Germanwings Crash 'Could Have Been Averted With Military Autopilot System'

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The Automatic Ground Collision Avoidance System (Auto-GCAS) last year saved a US Air Force F-16 fighter from crashing after an attack Ints Kalnins/Reuters

Technology that would have prevented the Germanwings plane crash tragedy is already in use by the US Air Force (USAF) and should be used by all commercial aircraft, experts have said.

Newsweek spoke to flight engineers who declined to be named but confirmed that the transfer of military technology to civilian aircraft would have prevented the deaths of 150 victims.

The USAF has acknowledged that autopilot technology, developed jointly with NASA, saved an F16 fighter jet and its pilot while flying over Syria last November, but like most military technology will take “forever and a day” to make it on board commercial aircraft.

The Automatic Ground Collision Avoidance System (Auto-GCAS) was introduced into USAF F16s last year and saved a plane and pilot after an apparent ground-to-air attack. The technology monitors the plane’s position and distance relative to terrain in real time. If the plane is about to crash and there is no positive response from the pilot, an automated piloting system takes over to manoeuvre the plane out of danger.

NASA engineers are currently working on integrating the Auto-GCAS technology into smartphones which could avert controlled flight into terrain crashes similar to the Germanwings crash, but the transfer of such technology from military to commercial aircraft must be sped up to prevent tragedies of a similar nature in the future, says Chris Yates, director of aviation safety and security firm Yates Consulting, based in the UK.

“It’s probable that Auto-CGAS will come into commercial aircraft, particularly in light of what happened with the Germanwings flight, but the introduction of new systems into commercial aircraft takes forever and a day,” says Yates.

Germanwings flight 4U 9525 crashed in the French Alps en route from Barcelona to Düsseldorf, last month, killing all 150 people on board. Prosecutors believe that German co-pilot Andreas Lubitz deliberately crashed the plane. Prosecutors have said that Lubitz had researched suicide methods and the security of cockpit doors prior to the flight and accelerated the plane as it descended.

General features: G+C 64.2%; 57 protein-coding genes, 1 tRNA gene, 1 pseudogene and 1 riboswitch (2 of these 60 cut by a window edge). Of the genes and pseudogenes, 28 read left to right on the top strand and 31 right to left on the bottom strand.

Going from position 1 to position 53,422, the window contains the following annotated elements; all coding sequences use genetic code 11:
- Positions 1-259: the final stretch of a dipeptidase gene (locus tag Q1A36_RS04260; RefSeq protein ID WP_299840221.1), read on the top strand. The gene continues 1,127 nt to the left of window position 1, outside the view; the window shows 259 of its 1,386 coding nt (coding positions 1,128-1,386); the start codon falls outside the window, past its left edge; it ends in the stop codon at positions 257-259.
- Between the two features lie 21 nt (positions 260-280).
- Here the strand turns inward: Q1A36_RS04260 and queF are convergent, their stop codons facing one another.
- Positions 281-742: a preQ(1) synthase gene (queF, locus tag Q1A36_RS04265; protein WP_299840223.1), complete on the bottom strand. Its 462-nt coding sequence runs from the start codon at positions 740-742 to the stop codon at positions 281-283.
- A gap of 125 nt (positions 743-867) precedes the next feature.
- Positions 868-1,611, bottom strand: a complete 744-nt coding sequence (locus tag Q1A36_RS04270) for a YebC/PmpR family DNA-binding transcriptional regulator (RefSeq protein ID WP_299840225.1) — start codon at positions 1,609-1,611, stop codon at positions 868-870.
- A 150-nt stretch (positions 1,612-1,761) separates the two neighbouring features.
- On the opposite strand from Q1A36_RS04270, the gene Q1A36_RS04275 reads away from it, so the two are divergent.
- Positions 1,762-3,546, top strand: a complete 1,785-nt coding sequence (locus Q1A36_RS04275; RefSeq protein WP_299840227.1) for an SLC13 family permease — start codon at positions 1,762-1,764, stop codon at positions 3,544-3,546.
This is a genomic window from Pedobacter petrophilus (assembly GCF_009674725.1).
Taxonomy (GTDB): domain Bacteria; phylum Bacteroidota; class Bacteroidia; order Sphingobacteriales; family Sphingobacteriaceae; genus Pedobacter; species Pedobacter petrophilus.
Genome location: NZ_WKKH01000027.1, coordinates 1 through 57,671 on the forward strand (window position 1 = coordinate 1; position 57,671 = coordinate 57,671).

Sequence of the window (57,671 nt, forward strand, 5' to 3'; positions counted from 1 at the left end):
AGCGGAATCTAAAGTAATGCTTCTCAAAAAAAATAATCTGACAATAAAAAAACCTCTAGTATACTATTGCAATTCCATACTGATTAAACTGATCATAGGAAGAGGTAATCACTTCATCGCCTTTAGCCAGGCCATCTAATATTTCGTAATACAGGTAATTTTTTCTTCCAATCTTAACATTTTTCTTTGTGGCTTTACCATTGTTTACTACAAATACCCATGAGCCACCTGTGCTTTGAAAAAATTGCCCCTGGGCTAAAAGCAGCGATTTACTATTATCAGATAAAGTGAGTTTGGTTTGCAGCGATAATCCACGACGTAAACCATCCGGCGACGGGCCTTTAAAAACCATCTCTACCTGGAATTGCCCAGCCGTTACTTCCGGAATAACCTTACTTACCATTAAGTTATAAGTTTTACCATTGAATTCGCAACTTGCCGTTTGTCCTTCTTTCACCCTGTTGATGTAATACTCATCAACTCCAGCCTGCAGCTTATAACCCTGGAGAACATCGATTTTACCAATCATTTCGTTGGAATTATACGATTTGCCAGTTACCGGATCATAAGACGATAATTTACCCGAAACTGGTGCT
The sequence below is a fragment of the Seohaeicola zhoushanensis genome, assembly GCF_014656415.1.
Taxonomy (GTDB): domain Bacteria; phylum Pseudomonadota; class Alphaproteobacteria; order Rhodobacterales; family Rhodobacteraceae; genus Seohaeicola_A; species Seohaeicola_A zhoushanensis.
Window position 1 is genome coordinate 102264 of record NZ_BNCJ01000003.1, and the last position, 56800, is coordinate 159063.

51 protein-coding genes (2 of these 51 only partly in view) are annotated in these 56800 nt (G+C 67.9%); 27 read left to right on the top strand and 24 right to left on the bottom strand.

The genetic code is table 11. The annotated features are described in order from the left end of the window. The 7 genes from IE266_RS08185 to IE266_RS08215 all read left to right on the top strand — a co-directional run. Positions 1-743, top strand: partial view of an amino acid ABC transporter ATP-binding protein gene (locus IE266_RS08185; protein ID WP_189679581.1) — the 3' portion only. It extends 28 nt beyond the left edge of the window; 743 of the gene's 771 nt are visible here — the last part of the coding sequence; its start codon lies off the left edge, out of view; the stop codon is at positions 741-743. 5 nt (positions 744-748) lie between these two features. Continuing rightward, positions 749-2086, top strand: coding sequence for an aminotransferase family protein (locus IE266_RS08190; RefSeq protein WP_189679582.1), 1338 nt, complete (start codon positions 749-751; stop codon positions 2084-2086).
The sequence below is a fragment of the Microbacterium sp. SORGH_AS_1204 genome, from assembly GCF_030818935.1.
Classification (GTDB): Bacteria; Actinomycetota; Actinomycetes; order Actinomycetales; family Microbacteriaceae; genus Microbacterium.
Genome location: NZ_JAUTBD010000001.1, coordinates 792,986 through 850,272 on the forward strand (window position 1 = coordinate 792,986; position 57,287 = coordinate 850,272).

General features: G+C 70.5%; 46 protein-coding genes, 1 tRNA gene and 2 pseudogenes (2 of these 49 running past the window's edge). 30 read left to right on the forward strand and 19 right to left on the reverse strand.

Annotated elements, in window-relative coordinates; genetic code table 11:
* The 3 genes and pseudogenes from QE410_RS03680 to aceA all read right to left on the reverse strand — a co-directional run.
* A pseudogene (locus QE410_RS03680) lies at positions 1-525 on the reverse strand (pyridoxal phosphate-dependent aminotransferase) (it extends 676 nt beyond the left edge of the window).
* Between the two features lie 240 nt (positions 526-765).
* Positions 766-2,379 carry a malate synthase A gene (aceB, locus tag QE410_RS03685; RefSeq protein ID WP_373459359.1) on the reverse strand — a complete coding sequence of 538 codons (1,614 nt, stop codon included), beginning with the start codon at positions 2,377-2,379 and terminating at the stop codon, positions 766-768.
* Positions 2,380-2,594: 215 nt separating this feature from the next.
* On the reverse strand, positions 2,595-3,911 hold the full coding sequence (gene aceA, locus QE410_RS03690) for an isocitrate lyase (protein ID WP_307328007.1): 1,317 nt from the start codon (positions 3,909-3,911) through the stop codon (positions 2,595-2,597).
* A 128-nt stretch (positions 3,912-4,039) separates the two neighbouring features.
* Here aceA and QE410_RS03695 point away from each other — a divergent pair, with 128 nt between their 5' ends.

A potential problem, Yates notes, is the possibility of aircraft under automated control coming into conflict with other aircraft on the same flight route, though he believes such problems could be ironed out.

Auto-GCAS has been developed by NASA, the USAF and aerospace technicians Lockheed Martin over the past 25 years. NASA and Boeing have considered integrating the technology into commercial aircraft, but NASA’s chief Auto-GCAS researcher Mark Skoog says the transfer of technology is being held up by security issues, raising the possibility of tampering with such a system rendering it unsafe.

“While it is possible to transition this system to the commercial airline industry and general aviation community, the level of automation and system isolation required to prevent onboard tampering directly drives the time and effort it would take to bring such a system through design and certification,” says Skoog.

“It would take considerable co-ordination with other federal agencies and the airline industry to bring this technology to the point where it will directly benefit the flying public.”

According to NASA, controlled flight into terrain accidents account for around 100 deaths a year in the US. Such accidents occur when the pilot wilfully ignores cockpit warning systems or is rendered unconscious or incapacitated due to other factors.